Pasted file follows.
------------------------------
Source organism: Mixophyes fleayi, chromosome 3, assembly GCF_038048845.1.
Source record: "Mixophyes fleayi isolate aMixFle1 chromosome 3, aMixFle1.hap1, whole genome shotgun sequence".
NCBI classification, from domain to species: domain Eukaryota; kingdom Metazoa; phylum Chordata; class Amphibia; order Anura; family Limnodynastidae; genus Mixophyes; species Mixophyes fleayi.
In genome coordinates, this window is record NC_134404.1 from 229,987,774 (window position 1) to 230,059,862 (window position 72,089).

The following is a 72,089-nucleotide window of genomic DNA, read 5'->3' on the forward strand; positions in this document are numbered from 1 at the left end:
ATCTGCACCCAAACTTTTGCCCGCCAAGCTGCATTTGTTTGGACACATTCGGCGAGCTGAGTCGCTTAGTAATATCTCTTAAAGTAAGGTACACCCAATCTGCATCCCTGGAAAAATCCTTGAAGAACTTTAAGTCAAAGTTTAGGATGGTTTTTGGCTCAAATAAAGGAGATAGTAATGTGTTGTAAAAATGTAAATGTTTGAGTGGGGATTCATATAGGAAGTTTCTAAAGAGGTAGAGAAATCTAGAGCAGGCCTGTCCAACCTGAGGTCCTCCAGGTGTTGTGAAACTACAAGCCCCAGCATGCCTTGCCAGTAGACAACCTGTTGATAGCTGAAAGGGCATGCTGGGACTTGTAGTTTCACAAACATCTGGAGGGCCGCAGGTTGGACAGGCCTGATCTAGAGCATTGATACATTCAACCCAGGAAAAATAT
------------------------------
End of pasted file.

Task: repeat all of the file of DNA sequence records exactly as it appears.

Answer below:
Source organism: Mixophyes fleayi, chromosome 3, assembly GCF_038048845.1.
Source record: "Mixophyes fleayi isolate aMixFle1 chromosome 3, aMixFle1.hap1, whole genome shotgun sequence".
NCBI classification, from domain to species: domain Eukaryota; kingdom Metazoa; phylum Chordata; class Amphibia; order Anura; family Limnodynastidae; genus Mixophyes; species Mixophyes fleayi.
In genome coordinates, this window is record NC_134404.1 from 229,987,774 (window position 1) to 230,059,862 (window position 72,089).

The following is a 72,089-nucleotide window of genomic DNA, read 5'->3' on the forward strand; positions in this document are numbered from 1 at the left end:
ATCTGCACCCAAACTTTTGCCCGCCAAGCTGCATTTGTTTGGACACATTCGGCGAGCTGAGTCGCTTAGTAATATCTCTTAAAGTAAGGTACACCCAATCTGCATCCCTGGAAAAATCCTTGAAGAACTTTAAGTCAAAGTTTAGGATGGTTTTTGGCTCAAATAAAGGAGATAGTAATGTGTTGTAAAAATGTAAATGTTTGAGTGGGGATTCATATAGGAAGTTTCTAAAGAGGTAGAGAAATCTAGAGCAGGCCTGTCCAACCTGAGGTCCTCCAGGTGTTGTGAAACTACAAGCCCCAGCATGCCTTGCCAGTAGACAACCTGTTGATAGCTGAAAGGGCATGCTGGGACTTGTAGTTTCACAAACATCTGGAGGGCCGCAGGTTGGACAGGCCTGATCTAGAGCATTGATACATTCAACCCAGGAAAAATAT